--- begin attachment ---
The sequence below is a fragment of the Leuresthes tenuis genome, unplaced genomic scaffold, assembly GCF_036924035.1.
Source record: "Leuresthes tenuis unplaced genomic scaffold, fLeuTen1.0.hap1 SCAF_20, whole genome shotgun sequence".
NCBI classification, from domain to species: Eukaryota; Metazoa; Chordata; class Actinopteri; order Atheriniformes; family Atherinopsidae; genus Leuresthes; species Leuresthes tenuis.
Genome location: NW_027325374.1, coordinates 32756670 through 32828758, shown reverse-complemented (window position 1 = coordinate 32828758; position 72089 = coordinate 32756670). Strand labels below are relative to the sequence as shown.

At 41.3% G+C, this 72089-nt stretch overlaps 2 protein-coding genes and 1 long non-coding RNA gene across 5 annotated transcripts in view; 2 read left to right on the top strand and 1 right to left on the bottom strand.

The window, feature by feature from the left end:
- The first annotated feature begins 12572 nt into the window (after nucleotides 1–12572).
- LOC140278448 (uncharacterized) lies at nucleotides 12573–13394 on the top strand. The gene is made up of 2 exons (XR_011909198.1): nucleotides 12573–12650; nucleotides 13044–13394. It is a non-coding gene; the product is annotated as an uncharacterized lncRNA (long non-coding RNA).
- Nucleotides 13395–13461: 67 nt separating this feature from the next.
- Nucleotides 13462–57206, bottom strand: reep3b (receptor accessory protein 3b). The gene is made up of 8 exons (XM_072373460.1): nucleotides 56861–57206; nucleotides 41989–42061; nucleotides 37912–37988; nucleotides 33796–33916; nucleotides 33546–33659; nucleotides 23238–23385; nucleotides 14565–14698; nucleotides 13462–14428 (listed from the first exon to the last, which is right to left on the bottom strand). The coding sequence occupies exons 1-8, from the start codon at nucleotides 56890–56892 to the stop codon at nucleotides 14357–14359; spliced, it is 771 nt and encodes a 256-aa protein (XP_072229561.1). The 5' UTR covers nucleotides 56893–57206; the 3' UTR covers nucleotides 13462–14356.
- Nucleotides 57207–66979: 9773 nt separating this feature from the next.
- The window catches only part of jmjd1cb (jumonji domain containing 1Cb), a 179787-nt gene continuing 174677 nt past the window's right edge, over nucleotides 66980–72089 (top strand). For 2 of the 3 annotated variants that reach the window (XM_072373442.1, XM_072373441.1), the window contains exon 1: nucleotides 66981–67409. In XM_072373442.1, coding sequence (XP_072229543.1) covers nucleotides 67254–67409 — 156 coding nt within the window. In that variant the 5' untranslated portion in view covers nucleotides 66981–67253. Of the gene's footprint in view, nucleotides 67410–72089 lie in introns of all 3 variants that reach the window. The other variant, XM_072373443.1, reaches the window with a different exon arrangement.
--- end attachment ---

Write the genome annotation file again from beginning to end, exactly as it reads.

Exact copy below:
The sequence below is a fragment of the Leuresthes tenuis genome, unplaced genomic scaffold, assembly GCF_036924035.1.
Source record: "Leuresthes tenuis unplaced genomic scaffold, fLeuTen1.0.hap1 SCAF_20, whole genome shotgun sequence".
NCBI classification, from domain to species: Eukaryota; Metazoa; Chordata; class Actinopteri; order Atheriniformes; family Atherinopsidae; genus Leuresthes; species Leuresthes tenuis.
Genome location: NW_027325374.1, coordinates 32756670 through 32828758, shown reverse-complemented (window position 1 = coordinate 32828758; position 72089 = coordinate 32756670). Strand labels below are relative to the sequence as shown.

At 41.3% G+C, this 72089-nt stretch overlaps 2 protein-coding genes and 1 long non-coding RNA gene across 5 annotated transcripts in view; 2 read left to right on the top strand and 1 right to left on the bottom strand.

The window, feature by feature from the left end:
- The first annotated feature begins 12572 nt into the window (after nucleotides 1–12572).
- LOC140278448 (uncharacterized) lies at nucleotides 12573–13394 on the top strand. The gene is made up of 2 exons (XR_011909198.1): nucleotides 12573–12650; nucleotides 13044–13394. It is a non-coding gene; the product is annotated as an uncharacterized lncRNA (long non-coding RNA).
- Nucleotides 13395–13461: 67 nt separating this feature from the next.
- Nucleotides 13462–57206, bottom strand: reep3b (receptor accessory protein 3b). The gene is made up of 8 exons (XM_072373460.1): nucleotides 56861–57206; nucleotides 41989–42061; nucleotides 37912–37988; nucleotides 33796–33916; nucleotides 33546–33659; nucleotides 23238–23385; nucleotides 14565–14698; nucleotides 13462–14428 (listed from the first exon to the last, which is right to left on the bottom strand). The coding sequence occupies exons 1-8, from the start codon at nucleotides 56890–56892 to the stop codon at nucleotides 14357–14359; spliced, it is 771 nt and encodes a 256-aa protein (XP_072229561.1). The 5' UTR covers nucleotides 56893–57206; the 3' UTR covers nucleotides 13462–14356.
- Nucleotides 57207–66979: 9773 nt separating this feature from the next.
- The window catches only part of jmjd1cb (jumonji domain containing 1Cb), a 179787-nt gene continuing 174677 nt past the window's right edge, over nucleotides 66980–72089 (top strand). For 2 of the 3 annotated variants that reach the window (XM_072373442.1, XM_072373441.1), the window contains exon 1: nucleotides 66981–67409. In XM_072373442.1, coding sequence (XP_072229543.1) covers nucleotides 67254–67409 — 156 coding nt within the window. In that variant the 5' untranslated portion in view covers nucleotides 66981–67253. Of the gene's footprint in view, nucleotides 67410–72089 lie in introns of all 3 variants that reach the window. The other variant, XM_072373443.1, reaches the window with a different exon arrangement.